The Sowing of the Bad Seeds, Part Two: Second Set of Nick Cave and Band's Catalog Reissues

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We dig Nick Cave. A lot. We've documented as much previously here, here and here.

With this second set of reissues of the Nick Cave and The Bad Seeds catalog -- begun last year to mark the 25th anniversary of their recorded debut -- we've now reached the halfway point of the band's 14 studio releases.

As with the first four reissues, these three albums are each packaged with a remastered CD, along with a DVD containing the album remixed in 5.1 surround sound, rare single B-sides in stereo and surround, period music videos and a new short film of various Bad Seeds and their associates discussing each album. Also, as before, Cave does not appear in the films.

Tender Prey (originally released in 1988)

After consolidating their strengths on 1986's magnificent Your Funeral... My Trial, the Bad Seeds' fifth album, Tender Prey, is not as strong as its predecessor. That said, it does contain two enduring masterworks in "The Mercy Seat" -- memorably covered by Johnny Cash, it's often cited as Cave's signature song -- and "Deanna," a rollicking live staple for more than two decades now. The remainder of the tunes, including the fine, gospel-tinged trio of "City of Refuge," "Mercy" and "New Morning," are hardly throwaways, but cannot help but dwell in the long shadows cast by the two towers of song on the album.

The Good Son (originally released in 1990)

Abandoning his longtime homebase of Berlin and purportedly leaving behind his drug-fueled decadence as well, Nick Cave led his Bad Seeds to Brazil and emerged with The Good Son. Its softly-sung piano ballads of love and hope -- mixed with the requisite despair, of course -- represented a seismic sonic shift which matched the group's geographic and cultural relocation. The gospel touches introduced on Tender Prey continue in "Foi Na Cruz" and the title track, a retelling of the Bible's Prodigal Son story from the point of view of his non-prodigal brother. The Good Son threw many critics and fans for a loop 20 years ago, but is now rightly regarded as a classic.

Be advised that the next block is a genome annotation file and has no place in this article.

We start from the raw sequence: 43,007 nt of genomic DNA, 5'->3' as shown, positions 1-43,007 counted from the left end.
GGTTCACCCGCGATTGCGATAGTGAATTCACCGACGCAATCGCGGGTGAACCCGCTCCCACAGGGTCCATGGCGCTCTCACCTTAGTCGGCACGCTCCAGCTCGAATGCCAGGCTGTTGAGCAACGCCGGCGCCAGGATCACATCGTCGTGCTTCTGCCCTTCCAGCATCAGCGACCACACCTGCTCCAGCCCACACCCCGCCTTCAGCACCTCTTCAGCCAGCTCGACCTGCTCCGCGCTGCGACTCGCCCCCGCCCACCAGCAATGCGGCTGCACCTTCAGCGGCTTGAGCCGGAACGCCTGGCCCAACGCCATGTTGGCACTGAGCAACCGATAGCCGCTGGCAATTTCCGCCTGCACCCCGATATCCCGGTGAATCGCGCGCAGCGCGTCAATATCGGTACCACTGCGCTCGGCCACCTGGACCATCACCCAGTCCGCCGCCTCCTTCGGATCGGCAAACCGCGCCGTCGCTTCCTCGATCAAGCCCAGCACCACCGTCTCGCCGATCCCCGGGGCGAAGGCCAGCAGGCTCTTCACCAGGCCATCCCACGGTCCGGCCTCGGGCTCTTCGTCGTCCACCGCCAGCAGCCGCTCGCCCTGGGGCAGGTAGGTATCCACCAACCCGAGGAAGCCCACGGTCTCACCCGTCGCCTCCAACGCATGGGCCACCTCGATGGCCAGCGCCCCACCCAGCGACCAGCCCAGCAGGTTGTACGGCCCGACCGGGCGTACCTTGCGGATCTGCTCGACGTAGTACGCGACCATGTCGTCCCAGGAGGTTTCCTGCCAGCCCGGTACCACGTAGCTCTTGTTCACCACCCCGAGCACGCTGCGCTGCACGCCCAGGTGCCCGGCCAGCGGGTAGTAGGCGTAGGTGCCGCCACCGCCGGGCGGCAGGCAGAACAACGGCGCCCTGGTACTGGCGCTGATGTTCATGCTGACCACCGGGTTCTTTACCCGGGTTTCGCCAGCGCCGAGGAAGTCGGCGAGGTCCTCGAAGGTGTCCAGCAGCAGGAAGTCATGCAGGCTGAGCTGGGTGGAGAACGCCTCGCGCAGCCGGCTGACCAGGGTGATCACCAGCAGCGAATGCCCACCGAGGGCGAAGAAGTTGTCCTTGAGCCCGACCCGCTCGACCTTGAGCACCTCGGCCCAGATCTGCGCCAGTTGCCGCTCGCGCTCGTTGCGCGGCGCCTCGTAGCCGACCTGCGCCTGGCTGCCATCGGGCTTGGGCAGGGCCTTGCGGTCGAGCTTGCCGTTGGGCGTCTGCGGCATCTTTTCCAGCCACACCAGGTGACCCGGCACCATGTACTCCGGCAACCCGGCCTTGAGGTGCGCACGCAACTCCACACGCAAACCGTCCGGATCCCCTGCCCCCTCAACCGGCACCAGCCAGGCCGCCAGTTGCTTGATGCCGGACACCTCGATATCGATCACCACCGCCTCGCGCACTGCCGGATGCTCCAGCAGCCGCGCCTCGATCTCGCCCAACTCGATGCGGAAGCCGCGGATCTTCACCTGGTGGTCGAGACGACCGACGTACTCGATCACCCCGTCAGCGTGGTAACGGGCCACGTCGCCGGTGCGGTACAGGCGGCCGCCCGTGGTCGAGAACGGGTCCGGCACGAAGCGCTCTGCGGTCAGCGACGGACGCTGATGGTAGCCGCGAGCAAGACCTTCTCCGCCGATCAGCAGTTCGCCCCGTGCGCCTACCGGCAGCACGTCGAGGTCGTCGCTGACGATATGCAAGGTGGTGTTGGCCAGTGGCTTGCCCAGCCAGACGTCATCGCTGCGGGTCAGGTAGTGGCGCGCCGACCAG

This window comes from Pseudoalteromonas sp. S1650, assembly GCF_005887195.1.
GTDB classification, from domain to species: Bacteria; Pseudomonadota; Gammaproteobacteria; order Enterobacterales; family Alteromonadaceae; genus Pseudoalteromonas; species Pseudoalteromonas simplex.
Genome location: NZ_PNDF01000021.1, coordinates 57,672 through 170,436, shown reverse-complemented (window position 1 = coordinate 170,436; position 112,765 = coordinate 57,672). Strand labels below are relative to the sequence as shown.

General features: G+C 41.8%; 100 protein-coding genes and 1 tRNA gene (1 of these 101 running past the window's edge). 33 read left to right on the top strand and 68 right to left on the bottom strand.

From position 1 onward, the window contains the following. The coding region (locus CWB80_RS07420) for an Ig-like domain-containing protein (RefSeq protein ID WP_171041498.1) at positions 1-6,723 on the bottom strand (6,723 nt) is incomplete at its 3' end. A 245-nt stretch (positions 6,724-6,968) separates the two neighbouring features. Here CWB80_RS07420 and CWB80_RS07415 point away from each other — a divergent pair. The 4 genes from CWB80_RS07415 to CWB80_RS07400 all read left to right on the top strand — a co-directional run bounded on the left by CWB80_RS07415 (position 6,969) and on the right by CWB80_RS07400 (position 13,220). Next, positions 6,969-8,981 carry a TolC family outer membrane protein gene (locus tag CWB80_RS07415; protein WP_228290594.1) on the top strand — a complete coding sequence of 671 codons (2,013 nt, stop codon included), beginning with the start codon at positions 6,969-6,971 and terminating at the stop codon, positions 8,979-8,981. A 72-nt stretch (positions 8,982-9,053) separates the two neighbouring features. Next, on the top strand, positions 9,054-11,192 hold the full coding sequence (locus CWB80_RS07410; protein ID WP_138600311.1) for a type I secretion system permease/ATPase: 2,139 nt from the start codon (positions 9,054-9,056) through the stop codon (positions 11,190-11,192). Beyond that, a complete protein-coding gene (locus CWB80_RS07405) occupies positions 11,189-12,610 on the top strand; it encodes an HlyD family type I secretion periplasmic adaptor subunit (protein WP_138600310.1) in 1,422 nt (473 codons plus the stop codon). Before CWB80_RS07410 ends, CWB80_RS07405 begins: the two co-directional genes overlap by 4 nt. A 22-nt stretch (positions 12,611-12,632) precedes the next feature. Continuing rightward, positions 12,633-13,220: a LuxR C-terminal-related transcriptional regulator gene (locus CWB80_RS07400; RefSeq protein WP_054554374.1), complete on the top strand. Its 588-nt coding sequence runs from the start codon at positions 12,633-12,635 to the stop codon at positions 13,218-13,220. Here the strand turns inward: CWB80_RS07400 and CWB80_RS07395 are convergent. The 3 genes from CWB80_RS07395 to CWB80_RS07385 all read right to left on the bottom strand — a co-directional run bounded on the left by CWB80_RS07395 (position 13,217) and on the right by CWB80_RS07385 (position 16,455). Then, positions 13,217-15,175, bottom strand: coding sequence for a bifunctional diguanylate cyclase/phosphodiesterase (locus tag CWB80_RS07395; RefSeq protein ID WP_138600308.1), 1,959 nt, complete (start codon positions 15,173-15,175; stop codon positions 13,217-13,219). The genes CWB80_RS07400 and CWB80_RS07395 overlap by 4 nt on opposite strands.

Henry's Dream (originally released in 1992)

Rollicking, apocalyptic opener "Papa Won't Leave You, Henry," emphatically announces that Henry's Dream will not be a downtempo affair like its predecessor, though the gorgeous ballads "Straight To You" and "Loom of the Land" would not have been out of place on it. The Bad Seeds are mostly in full-throttle here and the effect is exhilarating, particularly on the blackly humorous "Jack The Ripper." Throughout, Cave's command of literary forms in his lyrics, especially the magic realism of "Christina the Astonishing," is wondrous to behold and cements his status as a master songwriter.

All three album reissues are available now.

Meanwhile, never one to rest on his considerable laurels, Cave is set to release Grinderman 2 -- the sophomore effort of his side-project with three members of the Bad Seeds -- in September. And, yeah, we'll be covering that.

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